Brazil-based US reporter Glenn Greenwald said Wednesday he would publish documents from intelligence leaker Edward Snowden focused on France and Spain.
Greenwald, a Rio-based correspondent for Britain's Guardian
newspaper, also said that if Brazil wanted more data on alleged US snooping into its affairs it should offer Snowden asylum.
Snowden, a former US spy agency contractor wanted by Washington, is currently at an unknown location in Russia after Moscow granted him temporary asylum.
Brazil did not respond to a Snowden request for asylum as he sought refuge following his first explosive disclosures detailing the US government's digital dragnet.
Testifying before a Brazilian congressional panel, Greenwald accused Washington and its allies of waging a "war against journalism and the process of transparency."
"I am learning now that the United States is using this surveillance system to punish the journalistic process," said Greenwald, who, without elaborating, added he was working on material relating to France and Spain.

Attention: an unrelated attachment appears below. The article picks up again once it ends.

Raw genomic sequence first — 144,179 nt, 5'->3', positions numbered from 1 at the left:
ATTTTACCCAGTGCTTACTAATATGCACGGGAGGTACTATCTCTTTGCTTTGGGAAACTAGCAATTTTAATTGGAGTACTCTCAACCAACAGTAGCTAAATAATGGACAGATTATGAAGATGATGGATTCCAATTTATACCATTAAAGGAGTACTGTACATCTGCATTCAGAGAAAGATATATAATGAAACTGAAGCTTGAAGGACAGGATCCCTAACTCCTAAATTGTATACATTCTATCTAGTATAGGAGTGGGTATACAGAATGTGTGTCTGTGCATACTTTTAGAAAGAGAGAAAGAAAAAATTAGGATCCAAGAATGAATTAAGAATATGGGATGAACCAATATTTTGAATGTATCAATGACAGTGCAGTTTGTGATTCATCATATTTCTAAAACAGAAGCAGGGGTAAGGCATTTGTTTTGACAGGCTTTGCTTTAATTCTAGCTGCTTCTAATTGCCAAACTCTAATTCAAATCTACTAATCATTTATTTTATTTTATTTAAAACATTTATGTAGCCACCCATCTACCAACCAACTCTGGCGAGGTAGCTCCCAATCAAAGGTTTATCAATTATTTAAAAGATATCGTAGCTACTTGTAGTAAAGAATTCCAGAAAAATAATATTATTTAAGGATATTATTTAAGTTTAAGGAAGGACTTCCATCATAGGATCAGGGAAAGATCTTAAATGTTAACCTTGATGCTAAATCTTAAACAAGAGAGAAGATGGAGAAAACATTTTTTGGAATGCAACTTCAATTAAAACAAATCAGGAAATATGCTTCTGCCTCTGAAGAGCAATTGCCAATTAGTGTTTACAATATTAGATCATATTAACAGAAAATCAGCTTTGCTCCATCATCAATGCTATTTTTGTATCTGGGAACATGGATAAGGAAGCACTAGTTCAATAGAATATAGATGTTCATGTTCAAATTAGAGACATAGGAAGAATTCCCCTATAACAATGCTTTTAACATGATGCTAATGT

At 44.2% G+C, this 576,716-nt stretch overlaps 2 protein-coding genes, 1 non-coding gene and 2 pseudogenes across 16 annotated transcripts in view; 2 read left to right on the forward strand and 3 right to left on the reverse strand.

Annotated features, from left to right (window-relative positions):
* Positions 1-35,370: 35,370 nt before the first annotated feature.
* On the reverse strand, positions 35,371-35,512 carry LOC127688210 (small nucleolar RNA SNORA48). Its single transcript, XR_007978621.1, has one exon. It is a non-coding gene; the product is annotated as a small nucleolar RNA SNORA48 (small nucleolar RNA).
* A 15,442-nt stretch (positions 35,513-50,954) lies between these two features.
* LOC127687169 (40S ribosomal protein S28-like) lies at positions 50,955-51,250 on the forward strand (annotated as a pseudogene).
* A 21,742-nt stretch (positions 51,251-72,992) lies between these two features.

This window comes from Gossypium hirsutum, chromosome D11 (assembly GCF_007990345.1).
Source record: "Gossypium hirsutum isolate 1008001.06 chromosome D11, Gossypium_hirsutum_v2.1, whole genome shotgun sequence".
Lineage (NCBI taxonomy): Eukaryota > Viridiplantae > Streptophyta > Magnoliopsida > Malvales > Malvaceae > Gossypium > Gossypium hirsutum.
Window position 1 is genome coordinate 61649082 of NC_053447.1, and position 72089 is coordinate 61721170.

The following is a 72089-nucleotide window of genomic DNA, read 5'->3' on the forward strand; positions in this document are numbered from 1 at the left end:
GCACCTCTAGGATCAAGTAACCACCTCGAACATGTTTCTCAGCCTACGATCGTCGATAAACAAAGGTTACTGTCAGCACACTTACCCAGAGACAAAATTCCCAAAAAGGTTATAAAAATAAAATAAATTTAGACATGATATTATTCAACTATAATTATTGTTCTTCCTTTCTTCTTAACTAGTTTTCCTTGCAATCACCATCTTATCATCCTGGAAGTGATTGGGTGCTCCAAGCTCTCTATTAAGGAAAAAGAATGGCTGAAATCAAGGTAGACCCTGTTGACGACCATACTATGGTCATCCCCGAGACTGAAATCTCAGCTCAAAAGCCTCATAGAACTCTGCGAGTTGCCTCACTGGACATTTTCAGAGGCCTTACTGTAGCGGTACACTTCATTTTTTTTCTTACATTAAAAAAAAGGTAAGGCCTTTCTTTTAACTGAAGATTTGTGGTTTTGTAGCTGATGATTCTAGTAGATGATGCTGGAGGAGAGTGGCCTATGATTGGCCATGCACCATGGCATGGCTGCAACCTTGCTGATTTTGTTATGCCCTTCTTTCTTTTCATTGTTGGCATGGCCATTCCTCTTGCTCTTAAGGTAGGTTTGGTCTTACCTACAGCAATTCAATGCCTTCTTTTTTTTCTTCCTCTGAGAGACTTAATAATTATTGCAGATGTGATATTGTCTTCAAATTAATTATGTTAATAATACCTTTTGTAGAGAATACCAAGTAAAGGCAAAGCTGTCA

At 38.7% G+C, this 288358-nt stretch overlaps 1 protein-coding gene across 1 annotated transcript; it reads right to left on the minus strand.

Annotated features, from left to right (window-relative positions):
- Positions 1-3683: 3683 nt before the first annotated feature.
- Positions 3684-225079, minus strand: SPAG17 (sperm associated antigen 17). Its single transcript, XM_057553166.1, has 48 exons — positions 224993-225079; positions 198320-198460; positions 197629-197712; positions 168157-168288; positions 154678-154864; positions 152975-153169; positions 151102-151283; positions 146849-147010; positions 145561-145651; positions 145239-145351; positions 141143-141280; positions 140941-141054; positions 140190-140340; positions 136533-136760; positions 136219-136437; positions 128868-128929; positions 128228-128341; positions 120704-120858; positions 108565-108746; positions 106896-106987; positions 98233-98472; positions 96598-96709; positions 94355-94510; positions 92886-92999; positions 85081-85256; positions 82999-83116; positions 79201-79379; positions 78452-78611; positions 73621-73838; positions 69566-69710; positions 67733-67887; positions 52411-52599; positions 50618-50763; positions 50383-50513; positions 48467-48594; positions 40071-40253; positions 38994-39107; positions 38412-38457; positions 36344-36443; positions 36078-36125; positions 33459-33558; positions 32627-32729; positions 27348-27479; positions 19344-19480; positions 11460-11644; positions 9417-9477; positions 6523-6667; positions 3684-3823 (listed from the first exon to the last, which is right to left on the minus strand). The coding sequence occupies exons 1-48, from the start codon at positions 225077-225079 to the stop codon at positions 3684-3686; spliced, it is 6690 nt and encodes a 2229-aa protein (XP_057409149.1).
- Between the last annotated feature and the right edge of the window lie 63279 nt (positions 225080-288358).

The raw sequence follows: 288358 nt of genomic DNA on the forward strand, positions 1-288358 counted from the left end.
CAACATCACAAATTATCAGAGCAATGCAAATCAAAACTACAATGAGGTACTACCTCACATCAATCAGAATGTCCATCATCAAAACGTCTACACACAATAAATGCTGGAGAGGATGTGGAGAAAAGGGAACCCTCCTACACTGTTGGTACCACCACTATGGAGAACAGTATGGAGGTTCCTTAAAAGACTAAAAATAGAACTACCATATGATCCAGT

"We are undertaking high-risk journalism. We shall continue doing so until we publish the last document I have," Greenwald told senators investigating allegations that Washington spied on Brasilia.
"I am not holding onto relevant documents nor hiding information. All that I had regarding surveillance against Brazil, and now France - I am working with French and Spanish newspapers - I publish. I don't hold onto it," he said in Portuguese.
Greenwald said governments, including Brazil's, appeared to be grateful for the disclosure of alleged US spying on them "but they are not disposed to protect the person who passes on the data."